When the Phillies traded for Jeremy Hellickson in the offseason, it was assumed that, so long as he remained healthy and vaguely effective, he would be pitching for a non-Phillies team come August. Hellickson fulfilled his end of the bargain by making 22 pre-deadline starts with a 3.70 ERA that was largely backed by is peripheral stats as being close enough a reflection of his actual ability. He capped that all off with a string of seven pre-deadline starts in which he had a 2.27 ERA and averaged over six innings per start.
With all that and other not-particularly-noteworthy pitchers fetching hefty returns in July trades, it seemed all but certain that Hellickson would be gone. But, as rumors never gained much strength and the "last start in a Phillies uniform" games reached numbers greater than two, it seemed increasingly likely that Hellickson would remain a Phillie.
And, he did, as evidenced by his six post-deadline starts for the team. At the time, there was considerable hand-wringing about Matt Klentak's failure to capitalize on his only valuable trade chip. But, as I wrote immediately after the deadline, the decision to keep Hellickson was, at worst, defensible and, at best, prudent:
In short, the Phillies probably didn’t receive offers for Hellickson that they thought contained more value than that of a draft pick in the mid-30s. Their evaluations may turn out to be right or they may not. We’ll likely never know since we won’t know the offers they received. However, they recognized that they were entering trade talks from a position of strength and didn’t yield when they got offers that underwhelmed.
And that’s completely fine. Hellickson has pitched well enough this season that the trade deadline was no longer the only opportunity for the Phillies to turn Hellickson into a promising prospect. In the likely world that the Phillies offer and Hellickson rejects a qualifying offer this offseason, the Phillies will be able to get a prospect in the draft. Today, they bet that that pick will be better than the players on the table at the deadline.
With Hellickson in the fold, the only variable remaining to determine the Phillies ability to get a return on him outside of his performance in a lost season is whether or not he is likely to reject a qualifying offer this offseason. Klentak's bet started off well enough, with Hellickson carrying a 2.89 ERA through his first three post-deadline starts while striking out nearly a batter per inning. Good job, Matt Klentak for not selling.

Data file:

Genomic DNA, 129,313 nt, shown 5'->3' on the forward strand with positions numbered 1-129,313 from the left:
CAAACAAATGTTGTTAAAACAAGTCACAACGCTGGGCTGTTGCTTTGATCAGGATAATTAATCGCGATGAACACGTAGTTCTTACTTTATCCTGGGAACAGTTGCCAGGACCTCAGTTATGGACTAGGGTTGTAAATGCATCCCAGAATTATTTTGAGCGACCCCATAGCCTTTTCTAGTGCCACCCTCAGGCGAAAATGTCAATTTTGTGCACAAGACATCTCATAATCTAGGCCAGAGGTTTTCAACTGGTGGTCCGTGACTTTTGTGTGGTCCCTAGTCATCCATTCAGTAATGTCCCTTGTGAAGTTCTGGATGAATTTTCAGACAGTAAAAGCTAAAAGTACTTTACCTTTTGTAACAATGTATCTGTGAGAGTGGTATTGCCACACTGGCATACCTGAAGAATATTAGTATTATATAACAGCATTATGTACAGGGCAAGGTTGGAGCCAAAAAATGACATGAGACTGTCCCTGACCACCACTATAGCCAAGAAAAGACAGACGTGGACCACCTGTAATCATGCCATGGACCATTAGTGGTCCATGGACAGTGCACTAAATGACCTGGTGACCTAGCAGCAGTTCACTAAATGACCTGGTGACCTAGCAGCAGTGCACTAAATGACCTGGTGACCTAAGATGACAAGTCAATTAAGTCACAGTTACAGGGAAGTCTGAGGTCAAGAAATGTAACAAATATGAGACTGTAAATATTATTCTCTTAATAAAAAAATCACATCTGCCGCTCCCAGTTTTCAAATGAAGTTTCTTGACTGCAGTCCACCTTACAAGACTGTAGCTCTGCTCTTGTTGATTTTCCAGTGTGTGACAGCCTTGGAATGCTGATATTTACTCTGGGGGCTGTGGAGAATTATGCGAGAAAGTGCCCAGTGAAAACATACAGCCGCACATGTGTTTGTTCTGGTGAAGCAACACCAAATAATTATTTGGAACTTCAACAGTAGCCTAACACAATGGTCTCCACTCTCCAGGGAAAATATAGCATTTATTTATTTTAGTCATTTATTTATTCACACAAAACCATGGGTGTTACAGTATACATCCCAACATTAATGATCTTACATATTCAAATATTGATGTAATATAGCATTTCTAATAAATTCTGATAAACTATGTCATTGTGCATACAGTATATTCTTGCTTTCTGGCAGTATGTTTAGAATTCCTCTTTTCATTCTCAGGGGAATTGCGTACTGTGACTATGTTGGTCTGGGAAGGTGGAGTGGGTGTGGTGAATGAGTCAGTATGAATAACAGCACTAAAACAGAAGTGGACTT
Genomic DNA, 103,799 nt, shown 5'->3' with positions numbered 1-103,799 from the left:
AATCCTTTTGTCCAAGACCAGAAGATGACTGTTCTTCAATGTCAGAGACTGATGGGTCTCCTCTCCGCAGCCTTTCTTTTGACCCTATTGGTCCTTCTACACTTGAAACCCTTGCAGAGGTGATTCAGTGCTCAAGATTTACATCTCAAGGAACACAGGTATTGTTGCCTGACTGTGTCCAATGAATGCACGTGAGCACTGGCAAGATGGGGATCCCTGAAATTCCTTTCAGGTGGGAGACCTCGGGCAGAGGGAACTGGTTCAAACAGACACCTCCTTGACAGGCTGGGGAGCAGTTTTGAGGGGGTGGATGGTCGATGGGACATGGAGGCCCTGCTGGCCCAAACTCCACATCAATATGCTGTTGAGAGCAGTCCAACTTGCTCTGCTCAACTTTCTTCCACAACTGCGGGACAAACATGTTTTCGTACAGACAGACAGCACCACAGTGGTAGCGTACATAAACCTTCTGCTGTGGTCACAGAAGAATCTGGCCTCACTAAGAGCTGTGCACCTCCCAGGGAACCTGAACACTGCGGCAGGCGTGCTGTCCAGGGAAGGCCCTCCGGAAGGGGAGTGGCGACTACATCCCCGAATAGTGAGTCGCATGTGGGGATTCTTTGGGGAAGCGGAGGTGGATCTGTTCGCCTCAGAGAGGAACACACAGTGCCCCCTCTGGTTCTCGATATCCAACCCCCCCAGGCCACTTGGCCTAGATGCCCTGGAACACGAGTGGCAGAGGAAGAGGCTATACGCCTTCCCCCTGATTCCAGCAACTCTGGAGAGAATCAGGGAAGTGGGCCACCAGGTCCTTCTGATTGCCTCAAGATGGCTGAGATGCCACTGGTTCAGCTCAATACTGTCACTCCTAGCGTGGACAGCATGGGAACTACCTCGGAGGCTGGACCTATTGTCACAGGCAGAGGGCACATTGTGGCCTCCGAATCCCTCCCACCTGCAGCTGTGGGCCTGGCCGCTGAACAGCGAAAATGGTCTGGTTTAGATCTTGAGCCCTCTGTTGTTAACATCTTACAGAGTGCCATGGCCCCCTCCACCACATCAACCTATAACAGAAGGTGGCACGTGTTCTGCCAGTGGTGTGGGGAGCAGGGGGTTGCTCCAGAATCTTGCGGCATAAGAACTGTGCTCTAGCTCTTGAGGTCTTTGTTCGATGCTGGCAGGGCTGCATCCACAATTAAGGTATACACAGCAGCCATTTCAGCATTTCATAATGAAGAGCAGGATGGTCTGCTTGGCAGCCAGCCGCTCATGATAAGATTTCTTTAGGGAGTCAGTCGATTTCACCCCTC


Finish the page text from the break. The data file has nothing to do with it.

But, in his last three starts against offensively-challenged teams like the Mets, Braves, and August/September Marlins, Hellickson's performance has cast some doubt as to whether it would be sensible for him to reject the one-year qualifying offer of $17 million or so this offseason. In those three starts, he has a 6.75 ERA and a pedestrian--even by Hellickson's standards--14.9 percent strikeout rate. It is starting to appear possible that the Phillies rented Hellickson for four months and are now paying overdue charges for not returning him on time.
The good news is that little has obviously changed on Hellickson's end since the trade deadline. He's not giving up considerably harder contact or producing a radically different batted-ball profile since the start of August. Still, though, this isn't a pitcher with much in the way of a track-record of recent success, so the four or five starts he has left could go a long way to determining whether a qualifying offer makes sense for him.
Aside from his next start, which will likely come against the Pirates, the road is easy for Hellickson to finish the year strong with the end of season schedule featuring teams like the Mets, Braves, and Marlins. By all metrics, Hellickson is either having the best season of his career or, at least, his best season since 2012.
Given the current free agent class, which looks like it will be headlined on the pitching side by Rich Hill and Andrew Cashner, Hellickson, even with his recent struggles, still looks to be sought-after by other teams. His final month of starts, however, could be pivotal in determining whether that remains the case. Neither he nor the Phillies can likely afford a continuation of the results of the last three starts. In other words, the Phillies position with Hellickson is more precarious today than it was a month ago.
If Hellickson finishes the season with 180 or so innings, a sub-4 ERA, and around a 20 percent strikeout rate--basically maintaining his full body of work up to this point in the season, smart money would be on him rejecting a qualifying offer and, essentially, giving the Phillies a supplemental-round draft pick. If the last three starts are the new norm--and there's no reason to believe that to be the case yet--that could change.
Even with Hellickson's recent struggles, then, the Phillies process on keeping him and waiting to receive a draft pick as compensation for losing him in free agency seems sound. The same disclaimers that applied at the deadline apply now. We don't know what offers the Phillies had in hand. We don't know what their proprietary systems project inches future performance. But, from where we sit, all still looks good. The results have been such that Klentak's bet appears a little less safe than it did a month or even two weeks ago. With little mattering in the last month of this season, Hellickson's performance might actually have the largest impact on the Phillies future of anything that occurs over the next four weeks.